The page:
RESEARCH ARTICLE


Quantitative Proteomic Approaches to Studying Histone Modifications



Barry M Zee, Nicolas L Young, Benjamin A Garcia*
415 Schultz Laboratory, Department of Molecular Biology, Princeton University, Princeton, NJ 08544, USA


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© Zee et al.; Licensee Bentham Open.

open-access license: This is an open access article licensed under the terms of the Creative Commons Attribution Non-Commercial License (http://creativecommons.org/licenses/by-nc/3.0/) which permits unrestricted, non-commercial use, distribution and reproduction in any medium, provided the work is properly cited.

* Address correspondence to this author at 415 Schultz Laboratory, Department of Molecular Biology, Princeton University, Princeton, NJ 08544, USA; Tel: 609-258-1035; Fax: 609-258-8854; E-mail: bagarcia@princeton.edu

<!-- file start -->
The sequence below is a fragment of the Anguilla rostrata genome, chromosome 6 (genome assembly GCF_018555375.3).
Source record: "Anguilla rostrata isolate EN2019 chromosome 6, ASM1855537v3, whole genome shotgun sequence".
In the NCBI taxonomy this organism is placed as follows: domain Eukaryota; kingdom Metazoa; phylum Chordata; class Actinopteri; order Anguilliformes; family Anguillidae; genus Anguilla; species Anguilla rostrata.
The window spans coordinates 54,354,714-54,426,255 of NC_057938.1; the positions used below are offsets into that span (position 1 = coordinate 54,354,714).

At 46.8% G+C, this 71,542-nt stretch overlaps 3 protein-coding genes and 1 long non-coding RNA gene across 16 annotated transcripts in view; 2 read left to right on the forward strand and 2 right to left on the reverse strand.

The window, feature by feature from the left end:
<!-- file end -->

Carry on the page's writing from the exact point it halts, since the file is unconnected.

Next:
Abstract

Histone post-translational modifications (PTMs) positively and negatively regulate gene expression, and are consequently a vital influence on the genomic profile of all eukaryotic species. The study of histone PTMs using classical methods in molecular biology, such as immunofluorescence and Western blotting, is challenging given the technical issues of the approaches, and chemical diversity and combinatorial patterns of the modifications. In light of these many technical limitations, mass spectrometry (MS) is emerging as the most unbiased and rigorous experimental platform to identify and quantify histone PTMs in a high-throughput manner. This review covers the latest developments in mass spectrometry for the analysis of histone PTMs, with the hope of inspiring the continued integration of proteomic, genomic and epigenetic research.

Keywords: Histone, mass spectrometry, proteomic, modification epigenetic..